Friday, November 24, 2006

The Strong Confident Woman: Art for the people by Patrick Nagel

When Stagg and I were out seeing Dolt 45 play, we noticed a seriograph on the wall of the bar. In the 80's these prints were everywhere, restaurants, clubs, peoples home. I wondered aloud, who this artist was and their story. Stagg guessed they were probably passed away. I turned, rather surprised. Really? Why? And we discussed that we hadn't seen any new images, and it was possible drugs were involved. I said, I'm going to blog about him.

Patrik Nagel was one of the few artists to not only make it huge, but also to become part of pop culture and be truly loved yet, not held held in contempt by the court of public opinion. This is a fine accomplishment. He never made it to the age of forty.

His art assistant said Nagel used Payne's grey more than any other painter. Despite the day-glo trend colors in nightclubs and the ubiquitous punkers black leather jackets grey was the color of the 80's. I remember one Christmas, Mister Anchovy said all of his holiday presents had grey in them. I said to him, apparently your family thinks you're hip and urban. Patrick Nagel's paintings did use a lot of grey and the colours were controlled and distilled to enhance the overall impression that his women models were concrete, strong, assured and mysterious. There were professional women with glamour. Women we haven't seen as icons in two decades.

His paintings have been associated and as emulating with the Art Deco movement, but they have ties and style aligned with Warhol, Lichenstein, Tamara Lempicka, and Helmut Newman. Her hair was often androgynous, her hands lovely and gloved, sunglasses always hinted at her reserve and her mystery. She was public and her often strong aquiline nose another sign of androgynous equality to men, her forehead large her manicured looks like a masque. His paintings averaged about 4'x6'. Quite different than his posters.

I wonder what these women represented personally to the artist? He was a ranger who saw combat in Vietnam. I wonder if her strength and confidence was something he valued about women and their role in society being able to overcome the struggle to be part of society as equals and healthy? The largest collection of Nagels paintings are owned by Hugh Hefner and exhibited at the Playboy mansions. Nagel was a regular contributor to Playboy magazine and this is evidence of his accomplishment in mainsteam culture , as well as his record sales of a hardcover book and the sales of his posters. His popularity in the homes of the public puts him in the rare peer group of Warhol, Monet, Van Gogh, Lempicka, and Thomas Kinkade, and popular movie posters. He died after a celelbrity exercise event for the American Heart Foundation. He was found dead of a heart attack later that same day. Drug addiction, drinking and smoking may have been a contributing cause.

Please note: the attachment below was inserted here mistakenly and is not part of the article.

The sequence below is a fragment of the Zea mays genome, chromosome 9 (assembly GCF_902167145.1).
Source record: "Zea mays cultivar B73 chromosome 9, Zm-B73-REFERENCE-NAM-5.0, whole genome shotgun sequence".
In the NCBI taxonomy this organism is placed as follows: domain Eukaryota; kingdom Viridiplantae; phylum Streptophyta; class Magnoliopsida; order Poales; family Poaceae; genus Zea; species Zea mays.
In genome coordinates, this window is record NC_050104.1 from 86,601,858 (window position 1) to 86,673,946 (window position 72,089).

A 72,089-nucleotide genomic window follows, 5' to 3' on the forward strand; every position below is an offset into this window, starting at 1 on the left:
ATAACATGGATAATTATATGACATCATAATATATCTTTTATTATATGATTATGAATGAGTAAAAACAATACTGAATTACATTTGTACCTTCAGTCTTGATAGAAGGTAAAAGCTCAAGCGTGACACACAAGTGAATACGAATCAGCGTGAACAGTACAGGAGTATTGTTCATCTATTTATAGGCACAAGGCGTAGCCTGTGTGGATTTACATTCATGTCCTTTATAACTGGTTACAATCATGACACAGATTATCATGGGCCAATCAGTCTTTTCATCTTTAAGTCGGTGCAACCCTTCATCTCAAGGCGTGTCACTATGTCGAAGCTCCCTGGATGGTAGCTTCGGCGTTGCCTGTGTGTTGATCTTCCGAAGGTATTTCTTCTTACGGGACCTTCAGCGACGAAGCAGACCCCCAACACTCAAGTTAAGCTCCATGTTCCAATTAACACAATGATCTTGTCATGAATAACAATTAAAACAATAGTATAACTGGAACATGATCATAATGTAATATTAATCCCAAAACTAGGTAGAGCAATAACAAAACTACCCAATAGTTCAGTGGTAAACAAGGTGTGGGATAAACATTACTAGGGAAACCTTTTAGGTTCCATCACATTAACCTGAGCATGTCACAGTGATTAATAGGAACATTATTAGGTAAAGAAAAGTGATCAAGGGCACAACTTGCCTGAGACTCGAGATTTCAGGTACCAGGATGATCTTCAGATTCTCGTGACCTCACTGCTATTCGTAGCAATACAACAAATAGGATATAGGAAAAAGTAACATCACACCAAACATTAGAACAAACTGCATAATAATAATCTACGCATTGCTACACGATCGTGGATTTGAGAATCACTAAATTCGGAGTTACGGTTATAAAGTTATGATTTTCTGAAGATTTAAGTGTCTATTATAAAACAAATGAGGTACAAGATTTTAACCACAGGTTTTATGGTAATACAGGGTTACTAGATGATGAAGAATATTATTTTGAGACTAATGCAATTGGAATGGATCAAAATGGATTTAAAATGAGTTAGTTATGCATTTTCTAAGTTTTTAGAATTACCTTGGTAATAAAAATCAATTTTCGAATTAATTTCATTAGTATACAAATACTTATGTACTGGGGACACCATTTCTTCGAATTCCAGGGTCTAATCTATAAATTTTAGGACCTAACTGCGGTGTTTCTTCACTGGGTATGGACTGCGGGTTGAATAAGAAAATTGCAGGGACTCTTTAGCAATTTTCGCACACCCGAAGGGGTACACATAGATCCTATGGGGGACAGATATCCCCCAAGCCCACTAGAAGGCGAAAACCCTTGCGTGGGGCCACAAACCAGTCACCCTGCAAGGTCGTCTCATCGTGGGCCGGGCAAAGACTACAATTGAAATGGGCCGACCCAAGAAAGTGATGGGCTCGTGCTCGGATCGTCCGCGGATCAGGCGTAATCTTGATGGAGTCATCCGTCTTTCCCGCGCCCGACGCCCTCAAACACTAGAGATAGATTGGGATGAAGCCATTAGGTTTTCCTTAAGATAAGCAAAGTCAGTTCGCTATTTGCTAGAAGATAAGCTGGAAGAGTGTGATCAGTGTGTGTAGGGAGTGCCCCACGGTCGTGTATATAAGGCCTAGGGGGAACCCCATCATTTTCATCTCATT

"I don't think I want to know these women too well. They never come out in the sunlight. They just stay up late and smoke and drink a lot." Patrick Nagel

"I simply knew when I saw those pictures that this was the artist I wanted to start my publishing company with. My idea was to create a series of limited-edition graphics unlike any done before, to create something that would be art, that would be hand printed by silk-screen, and that would fill a market niche between the very expensive limited-edition prints which were then going for $5,000 each and simple, inexpensive gallery poster art." Karl Bornstein

Barry Haun:
Patrick Nagel used more Payne's grey than any other painter ever.
He never wore short sleeves.
He loved women.
He especially loved women with strong noses.
He thought Pennies from Heaven was a great movie.
He could play the accordion. He said his mom bought anything from anybody, and there was this door-to-door accordion salesman...
He loved peanut M&Ms, chocolate shakes (not too thick), fried onions, and coffee.
He said that if I wanted to work for him I would have to learn to how to juggle. Why, I don't know, but now I can juggle.